On March 16, 2019, Google introduced the world to its cloud-based, multi-platform gaming service, Stadia. Described as “a gaming platform for everyone” by Google CEO Sundar Pichai at the Game Developers Conference, Stadia would make high-end games accessible to everyone. The video gaming industry, as we know it, will never be the same again.
Google executive Phil Harrison explained that Stadia will not require expensive gaming consoles and hardware; all necessary updates to the games and the platform would be made remotely on its data centers. Furthermore, Stadia will enable gaming on multiple devices — laptops, desktop computers, smartphones, tablets, and smart TVs via Chromecast at a resolution of 4K at 60fps (which Google will eventually bump up to 8K). A user can start playing on one device and resume playing on any other, so as to maintain continuity, a feature that was seen on the Nintendo Switch. As Harrison enlisted the new platform’s many features, including an exclusive Stadia controller, he announced Google’s partnership with AMD to build a custom GPU for the platform. With AMD at the core of the PlayStation and the Xbox gaming consoles, and now Google Stadia, all sorts of questions arise on the impact of Google’s new platform on Nvidia, the former’s biggest rival.
Nvidia’s answer: its cloud-based gaming platform, GeForce Now.
Nvidia, famous for its gaming hardware and its high-quality graphics cards, has become a home for hardcore PC gamers. While AMD is one up in the gaming console space, Nvidia is unbeatable when it comes to desktop computers and laptops. However, its dominance in the PC space is under potential threat from Google Stadia.
Like Stadia, GeForce Now does not require dedicated gaming hardware or massive software downloads. Moreover, GeForce Now has been in the market for over a year now, in beta mode. Nvidia boasts of more than 300,000 existing beta users of GeForce Now, as the waitlist to try it out crosses the one million mark. At Nvidia’s GPU Technology Conference, Nvidia CEO Jensen Huang proudly claimed the arrival of “ray tracing” in gaming, a technique that was used only in animated films before. Ray tracing is the process of creating an image by tracing the path of millions of simulated lights, thereby recreating the effects of light in real-life, on the screen. As games get incredibly detailed over the years, light plays an important role in the overall gameplay. To create the effects of lights and shadows on a screen is painstaking, but Nvidia’s new RTX GPU makes that process simple. Developers would be able to make light interact with different objects with ease — changing hues and creating shadows will become easy, accurate, and done in real-time. Huang was optimistic about integrating RTX to GeForce Now servers by the second or third quarter of 2019, which would attract a lot of game developers and gamers.
While Google aims to attract even casual gamers to play AAA games (games with high-end graphics) with Stadia, Nvidia looks to provide an enthusiast-level gaming experience to those who do not have the resources to do so. While analysts have labelled Stadia to be the “Netflix for gaming,” Huang does not believe in that economic model, as far as gaming is concerned. The choice of games, according to him, is based on peers. A gamer is more likely to play the same game as their friends, rather than a random game from a vast library of games.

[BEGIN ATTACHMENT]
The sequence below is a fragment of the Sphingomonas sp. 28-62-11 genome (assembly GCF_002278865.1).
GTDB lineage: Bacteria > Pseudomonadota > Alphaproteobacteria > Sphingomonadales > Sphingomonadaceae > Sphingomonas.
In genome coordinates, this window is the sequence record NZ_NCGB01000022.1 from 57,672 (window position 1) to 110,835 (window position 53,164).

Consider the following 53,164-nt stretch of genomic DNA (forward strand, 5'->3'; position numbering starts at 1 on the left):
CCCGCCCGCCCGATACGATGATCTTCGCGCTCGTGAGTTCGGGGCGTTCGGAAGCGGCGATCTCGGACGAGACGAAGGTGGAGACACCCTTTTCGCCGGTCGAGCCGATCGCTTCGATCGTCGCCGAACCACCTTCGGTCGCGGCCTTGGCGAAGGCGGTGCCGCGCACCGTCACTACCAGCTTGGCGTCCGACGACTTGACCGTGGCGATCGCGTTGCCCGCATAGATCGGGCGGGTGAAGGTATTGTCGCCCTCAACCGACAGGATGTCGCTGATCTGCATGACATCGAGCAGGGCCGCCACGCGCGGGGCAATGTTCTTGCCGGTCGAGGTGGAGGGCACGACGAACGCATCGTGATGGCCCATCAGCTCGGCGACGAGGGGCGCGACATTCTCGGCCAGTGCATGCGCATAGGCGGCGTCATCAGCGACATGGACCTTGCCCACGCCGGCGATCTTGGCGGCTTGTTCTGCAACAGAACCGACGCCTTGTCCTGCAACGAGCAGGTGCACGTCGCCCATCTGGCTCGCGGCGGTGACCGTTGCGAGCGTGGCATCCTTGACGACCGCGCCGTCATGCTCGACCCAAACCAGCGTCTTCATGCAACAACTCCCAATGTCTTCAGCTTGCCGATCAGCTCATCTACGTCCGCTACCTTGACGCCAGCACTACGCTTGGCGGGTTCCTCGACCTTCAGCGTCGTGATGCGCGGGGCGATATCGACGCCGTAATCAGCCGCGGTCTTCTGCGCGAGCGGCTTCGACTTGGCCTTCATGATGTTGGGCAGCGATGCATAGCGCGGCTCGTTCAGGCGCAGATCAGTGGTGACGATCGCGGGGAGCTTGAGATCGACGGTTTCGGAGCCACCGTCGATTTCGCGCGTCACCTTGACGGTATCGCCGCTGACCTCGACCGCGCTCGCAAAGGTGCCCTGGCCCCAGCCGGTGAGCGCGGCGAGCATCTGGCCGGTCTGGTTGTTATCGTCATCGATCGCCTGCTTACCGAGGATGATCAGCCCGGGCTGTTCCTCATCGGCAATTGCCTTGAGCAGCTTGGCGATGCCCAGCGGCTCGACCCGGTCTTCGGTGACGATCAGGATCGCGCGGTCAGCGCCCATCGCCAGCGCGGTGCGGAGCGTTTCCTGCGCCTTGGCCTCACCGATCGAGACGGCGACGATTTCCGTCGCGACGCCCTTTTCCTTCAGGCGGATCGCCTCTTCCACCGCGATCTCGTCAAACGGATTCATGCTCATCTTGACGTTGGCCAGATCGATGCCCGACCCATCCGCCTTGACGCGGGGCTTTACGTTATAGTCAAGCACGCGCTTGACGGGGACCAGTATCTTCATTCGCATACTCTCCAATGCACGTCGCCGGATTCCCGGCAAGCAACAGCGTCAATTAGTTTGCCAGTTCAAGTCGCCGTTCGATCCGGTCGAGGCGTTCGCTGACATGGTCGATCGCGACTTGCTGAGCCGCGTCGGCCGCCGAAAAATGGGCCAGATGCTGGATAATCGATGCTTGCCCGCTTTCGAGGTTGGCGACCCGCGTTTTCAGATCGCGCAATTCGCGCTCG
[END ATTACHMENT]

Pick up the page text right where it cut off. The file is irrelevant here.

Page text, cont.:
Google Stadia will be powered by custom-made AMD GPUs. However, Nvidia is confident in its indigenous hardware to tackle its rivals. Even though AMD announced its new 7nm Radeon graphics chip, Huang claimed that the build, quality, and engineering of Nvidia’s 12nm Turing architecture-based chip would supersede the former in performance and efficiency. Unlike traditional client-server-based platforms, on Stadia, both the gamer and game server are connected via Google’s network, thus ensuring reliable connectivity, low latency, and the best gaming experience across a large number of players.
With 5G around the corner, Nvidia is confident about the performance of GeForce Now when the new network comes into the wild. The company has already joined hands with SoftBank Corporation in Japan, and LG Uplus in South Korea to expand cloud gaming globally. Gaming on GeForce Now with a 5G network on a non-gaming laptop ensured a lag of only 16 milliseconds; anything below 60ms meant optimal gaming experience, according to Nvidia. As 5G becomes widely available, it hopes to bring this lag down to 3ms.
The only hurdles on Nvidia’s path to game streaming are the internet speed and Google’s widespread, powerful data centers. While GeForce Now will not run on Nvidia’s own servers, but on the servers of the respective game developers, Nvidia is banking on the upcoming 5G technology and its partnerships with different telecommunication companies to tackle these issues.
Gaming is child’s play, one might think. but the $137.9 billion gaming industry suggests that it is much more. The announcement of Google Stadia is indicative of the direction that the gaming industry is headed toward. The AMD-powered Stadia could spell doom for Nvidia, but not yet. Google has kept the pricing and the games available under the service under wraps. Nvidia, a household name among game enthusiasts, is relying on the trustworthiness of the GeForce brand name, ray tracing, and the advent of 5G technologies for the success of its platform. Hopefully, the game streaming wars will be as fun as gaming itself.